As Ukraine enters 2018, the hopeful signs of nascent economic recovery that we first saw in early 2016 appear to be bearing fruit. Looking forward to the year ahead, there are reasons for further guarded optimism. Economic forecasts for Ukraine project accelerating GDP growth at 3% or more, while numerous indicators point to heightened international interest in the Ukrainian market. With these positive signs in mind, what can we expect from Kyiv’s housing market in 2018? This forecast reviews current trends for Kyiv housing, including pricing for rentals and sales. It also explores the likely political and economic risks for Ukraine over the coming twelve months.
Looking Back at 2017
To quote Quaithe from Game of Thrones, “to go forward, you must go back”. This applies equally to forecasting the future direction of the Kyiv residential real estate market. In late 2017, rental prices for apartments in Kyiv city center in the USD 1,000 to USD 3,000 per month price range began to creep back up since the supply of expat-suitable housing is very tight and many companies have begun to bring in expat employees and mid-level managers for the first time since the steep decline in 2014-2015. At the same time, demand remains relatively soft for premium rentals of USD 5,000 per month and higher. These top category properties are typically appealing to ambassadors and country directors. If the optimistic economic forecasts for Ukraine in 2018 prove accurate, we can expect to see a gradual return of big-budget country managers to Kyiv’s rental housing market over the course of the next year. When these senior managers do return to the market, they will find that Kyiv suffers from a woeful undersupply of high quality three- and four-bedroom apartments that will meet their requirements.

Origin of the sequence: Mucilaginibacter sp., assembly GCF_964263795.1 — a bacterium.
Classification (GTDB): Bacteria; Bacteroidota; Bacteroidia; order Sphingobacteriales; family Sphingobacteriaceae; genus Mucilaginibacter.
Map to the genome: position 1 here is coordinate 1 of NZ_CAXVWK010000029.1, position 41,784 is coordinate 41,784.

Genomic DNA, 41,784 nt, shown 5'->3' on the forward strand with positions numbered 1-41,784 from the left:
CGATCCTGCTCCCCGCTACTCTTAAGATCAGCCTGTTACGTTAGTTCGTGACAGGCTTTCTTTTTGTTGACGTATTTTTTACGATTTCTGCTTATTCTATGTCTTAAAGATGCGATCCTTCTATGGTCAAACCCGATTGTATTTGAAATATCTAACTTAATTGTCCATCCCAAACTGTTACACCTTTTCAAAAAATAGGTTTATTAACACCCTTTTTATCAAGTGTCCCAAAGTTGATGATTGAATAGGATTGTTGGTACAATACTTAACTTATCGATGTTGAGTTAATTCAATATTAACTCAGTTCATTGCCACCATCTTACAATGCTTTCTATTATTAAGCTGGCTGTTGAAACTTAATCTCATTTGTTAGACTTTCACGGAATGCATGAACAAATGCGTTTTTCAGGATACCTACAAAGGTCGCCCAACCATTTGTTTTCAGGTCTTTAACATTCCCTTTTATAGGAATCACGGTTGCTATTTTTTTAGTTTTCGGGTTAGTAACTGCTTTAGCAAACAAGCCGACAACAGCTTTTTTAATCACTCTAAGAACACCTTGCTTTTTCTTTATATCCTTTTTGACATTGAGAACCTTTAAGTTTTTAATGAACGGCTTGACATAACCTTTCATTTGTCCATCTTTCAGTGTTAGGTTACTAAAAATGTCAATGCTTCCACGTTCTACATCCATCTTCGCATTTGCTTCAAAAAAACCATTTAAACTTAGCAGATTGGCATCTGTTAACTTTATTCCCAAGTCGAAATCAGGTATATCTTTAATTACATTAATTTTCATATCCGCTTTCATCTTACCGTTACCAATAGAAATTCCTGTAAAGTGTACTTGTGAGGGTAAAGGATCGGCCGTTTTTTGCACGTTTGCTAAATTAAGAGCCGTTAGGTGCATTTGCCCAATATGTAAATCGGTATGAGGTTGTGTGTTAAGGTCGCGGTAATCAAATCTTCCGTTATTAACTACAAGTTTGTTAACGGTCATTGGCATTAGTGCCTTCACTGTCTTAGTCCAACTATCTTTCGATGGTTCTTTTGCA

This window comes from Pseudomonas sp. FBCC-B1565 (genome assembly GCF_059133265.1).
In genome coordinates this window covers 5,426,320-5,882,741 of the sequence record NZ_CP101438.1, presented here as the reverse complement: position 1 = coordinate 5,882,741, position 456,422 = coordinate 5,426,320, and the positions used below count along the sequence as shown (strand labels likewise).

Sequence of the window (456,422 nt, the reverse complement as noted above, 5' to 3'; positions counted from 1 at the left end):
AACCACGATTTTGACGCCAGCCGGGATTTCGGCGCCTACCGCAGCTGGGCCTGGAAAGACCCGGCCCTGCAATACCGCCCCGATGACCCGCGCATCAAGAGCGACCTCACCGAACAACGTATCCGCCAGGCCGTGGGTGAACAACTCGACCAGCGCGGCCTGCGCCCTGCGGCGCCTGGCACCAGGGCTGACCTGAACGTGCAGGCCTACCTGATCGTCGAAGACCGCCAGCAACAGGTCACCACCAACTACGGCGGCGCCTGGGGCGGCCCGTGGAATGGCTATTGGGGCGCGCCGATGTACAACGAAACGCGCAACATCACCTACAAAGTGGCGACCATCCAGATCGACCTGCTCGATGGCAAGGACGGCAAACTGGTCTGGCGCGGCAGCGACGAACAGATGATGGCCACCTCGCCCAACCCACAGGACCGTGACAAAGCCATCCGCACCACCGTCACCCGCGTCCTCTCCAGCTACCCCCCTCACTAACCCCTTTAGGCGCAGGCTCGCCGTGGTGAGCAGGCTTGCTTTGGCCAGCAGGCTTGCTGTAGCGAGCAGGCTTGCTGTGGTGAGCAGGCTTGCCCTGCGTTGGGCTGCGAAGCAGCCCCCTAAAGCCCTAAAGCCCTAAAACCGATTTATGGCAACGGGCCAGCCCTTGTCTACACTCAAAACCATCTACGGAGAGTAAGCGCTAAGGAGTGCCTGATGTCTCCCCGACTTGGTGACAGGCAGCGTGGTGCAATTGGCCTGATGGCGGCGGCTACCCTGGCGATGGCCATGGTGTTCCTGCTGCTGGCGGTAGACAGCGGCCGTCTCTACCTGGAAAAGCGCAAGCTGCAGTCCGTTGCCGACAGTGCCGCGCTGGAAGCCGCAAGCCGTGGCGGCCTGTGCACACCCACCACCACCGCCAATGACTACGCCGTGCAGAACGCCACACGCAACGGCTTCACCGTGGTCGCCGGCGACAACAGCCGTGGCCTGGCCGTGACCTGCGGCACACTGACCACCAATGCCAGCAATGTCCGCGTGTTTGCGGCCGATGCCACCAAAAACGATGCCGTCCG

Expat Investors Return to the Market
Among foreign buyers in Kyiv, the second half of 2017 marked a decided shift in sentiment and activity. In both 2015 and 2016, interested buyers typically asked brokers: “Have we reached the bottom yet?” In late 2017, the key issue on everybody’s lips was different, with brokers facing the question: “How much longer will these buying opportunities last?” While sales of downtown apartments on Kyiv’s secondary market continue to be relatively soft when compared with 2016, foreign buyer interest and purchases sharply increased in 2017. This general trend is likely to continue to strengthen in 2018.
What kind of foreign investors were buying Kyiv apartments in 2017? While the sharp hryvnia devaluation of early 2015 attracted amateurish wannabe vulture investors seeking “fire sales” and quick profits, the foreign buyers currently entering the Kyiv market are typically clear-eyed veteran value-investors. Many have prior experience investing in Central and Eastern Europe and other emerging markets, and take a long-term view towards their investments. They are typically ready to do the hard work necessary to make a success of investing in an emerging market.
What about sales of new apartments on Kyiv’s primary market in 2018? For several reasons, and with few exceptions, Kyiv’s new apartment complexes offer few promising opportunities for foreign investors who are seeking to maximize their returns. Firstly, in all price segments, new apartment buildings in Kyiv come with completely unrenovated apartments, which depresses potential rental yields as few tenants want to live in a construction zone for three to five years. Secondly, few new complexes are located inside the tiny area for premium rental apartments preferred by Kyiv’s expats.
According to some accounts, Kyiv had more than 70,000 unsold new apartments by the late summer of 2017. This situation creates the impression of a housing bubble in Kyiv, but is this actually the case? The answer is no. The bulk of these unsold apartments represent budget housing and are located well outside the prime rental area of Kyiv, so they will not depress rents in the premium downtown area.